Born in about 1793 in the parish of Gilcrux in Cumberland, he married Frances KESWICK in her parish of Plumbland in 1813. They had 7 children, 2 dying in infancy. His occupation varied on the parish register of baptisms, being a labourer in 1813, a coal miner in 1819, husbandman in 1821 and 1824, and a farmer's labourer on his convict record.
In 1827, at the Westmoreland Assizes, he was convicted of uttering forged notes [a first offence], sentenced to life, and transported to Hobart Town on William Miles. As he said he had worked under Mr Macadam the roadmaster near Cockermouth, he became a sub-overseer on the roads in Van Diemen's Land. I wonder if this also influenced the life sentence he received, as road-building skills would have been very useful in Van Diemen's Land at that time?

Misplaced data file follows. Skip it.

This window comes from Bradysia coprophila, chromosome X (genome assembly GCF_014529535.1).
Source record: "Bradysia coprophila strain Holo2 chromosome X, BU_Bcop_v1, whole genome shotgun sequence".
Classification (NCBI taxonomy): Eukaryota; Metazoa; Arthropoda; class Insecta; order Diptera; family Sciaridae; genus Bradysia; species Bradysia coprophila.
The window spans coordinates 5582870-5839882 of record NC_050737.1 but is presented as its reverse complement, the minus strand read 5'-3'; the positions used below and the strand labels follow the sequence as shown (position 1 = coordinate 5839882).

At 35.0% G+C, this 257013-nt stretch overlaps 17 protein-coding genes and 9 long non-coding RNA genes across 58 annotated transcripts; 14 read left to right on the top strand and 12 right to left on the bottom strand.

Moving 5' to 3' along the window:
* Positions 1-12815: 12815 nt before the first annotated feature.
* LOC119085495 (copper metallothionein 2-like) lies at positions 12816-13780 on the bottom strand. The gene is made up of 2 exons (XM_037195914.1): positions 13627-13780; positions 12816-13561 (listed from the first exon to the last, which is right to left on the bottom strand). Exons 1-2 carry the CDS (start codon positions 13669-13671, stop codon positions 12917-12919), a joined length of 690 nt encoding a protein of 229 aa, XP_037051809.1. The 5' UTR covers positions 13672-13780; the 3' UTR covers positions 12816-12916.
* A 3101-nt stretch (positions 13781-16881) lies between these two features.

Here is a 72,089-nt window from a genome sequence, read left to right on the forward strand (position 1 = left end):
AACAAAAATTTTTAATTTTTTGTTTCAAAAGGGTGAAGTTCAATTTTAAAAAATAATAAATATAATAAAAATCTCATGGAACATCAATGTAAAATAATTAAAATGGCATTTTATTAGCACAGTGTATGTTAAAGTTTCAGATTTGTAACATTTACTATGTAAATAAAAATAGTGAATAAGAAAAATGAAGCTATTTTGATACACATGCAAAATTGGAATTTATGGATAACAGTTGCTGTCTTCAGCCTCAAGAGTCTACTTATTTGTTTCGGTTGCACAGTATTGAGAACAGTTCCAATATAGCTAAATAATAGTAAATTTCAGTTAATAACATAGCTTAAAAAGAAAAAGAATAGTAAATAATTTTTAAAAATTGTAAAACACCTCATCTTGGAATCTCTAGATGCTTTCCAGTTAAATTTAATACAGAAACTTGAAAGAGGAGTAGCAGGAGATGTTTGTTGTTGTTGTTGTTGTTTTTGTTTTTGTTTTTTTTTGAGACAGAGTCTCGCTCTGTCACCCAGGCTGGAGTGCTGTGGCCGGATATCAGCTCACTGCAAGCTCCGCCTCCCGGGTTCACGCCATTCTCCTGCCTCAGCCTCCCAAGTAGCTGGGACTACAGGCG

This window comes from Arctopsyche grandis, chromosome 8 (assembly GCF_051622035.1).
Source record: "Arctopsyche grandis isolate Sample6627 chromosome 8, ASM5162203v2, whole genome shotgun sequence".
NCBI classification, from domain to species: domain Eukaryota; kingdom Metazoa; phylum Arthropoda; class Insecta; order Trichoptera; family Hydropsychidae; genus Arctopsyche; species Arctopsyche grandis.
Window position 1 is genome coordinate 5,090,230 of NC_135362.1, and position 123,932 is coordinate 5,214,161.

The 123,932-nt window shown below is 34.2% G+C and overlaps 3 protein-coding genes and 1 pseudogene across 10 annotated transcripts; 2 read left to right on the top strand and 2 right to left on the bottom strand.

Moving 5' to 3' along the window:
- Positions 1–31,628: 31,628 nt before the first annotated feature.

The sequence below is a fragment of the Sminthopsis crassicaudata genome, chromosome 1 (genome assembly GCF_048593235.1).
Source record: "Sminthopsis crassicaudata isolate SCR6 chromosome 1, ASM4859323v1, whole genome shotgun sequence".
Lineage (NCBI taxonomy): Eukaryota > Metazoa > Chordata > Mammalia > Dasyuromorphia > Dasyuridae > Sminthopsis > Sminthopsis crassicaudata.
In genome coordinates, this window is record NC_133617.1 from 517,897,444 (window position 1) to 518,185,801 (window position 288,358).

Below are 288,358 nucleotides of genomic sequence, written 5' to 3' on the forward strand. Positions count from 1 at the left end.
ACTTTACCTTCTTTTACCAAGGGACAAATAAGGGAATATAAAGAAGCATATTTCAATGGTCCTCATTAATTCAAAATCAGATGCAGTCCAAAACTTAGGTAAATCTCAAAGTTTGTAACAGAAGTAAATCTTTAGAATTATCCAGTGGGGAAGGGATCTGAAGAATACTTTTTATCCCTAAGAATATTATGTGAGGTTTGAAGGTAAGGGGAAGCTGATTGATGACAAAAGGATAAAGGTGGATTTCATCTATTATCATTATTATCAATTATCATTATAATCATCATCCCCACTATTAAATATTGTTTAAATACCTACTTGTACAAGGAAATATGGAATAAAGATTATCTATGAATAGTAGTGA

In 1829, he applied for his family to join him and also volunteered to go out to reconcile the aborigines in 1830 during the Black War.
Edward received his Ticket of Leave in July 1832 and became free to make his own living although he still had to report to the authorities.
In March 1834, Edward and his elder son William advertised that they had rented a property called Abbotsfield, near Glenorchy, renaming it Ashburton. However Edward was declared insolvent in January 1837 and "all the growing crops on the farm occupied by Mr Edward Wilson Hodgson, at New Town, consisting of forty acres of potatoes, wheat, barley oats etc" were auctioned on the premises, New Town Road, opposite the Race Course.
He received a full pardon in February 1841 and moved to Victoria where he became involved with a Mrs Quarrie, fighting a duel and becoming a sensation at the time. He went to Adelaide in 1843 or 1844 and spent some time there, returning to Melbourne in 1848. He died there in January 1849 after being run over by a dray.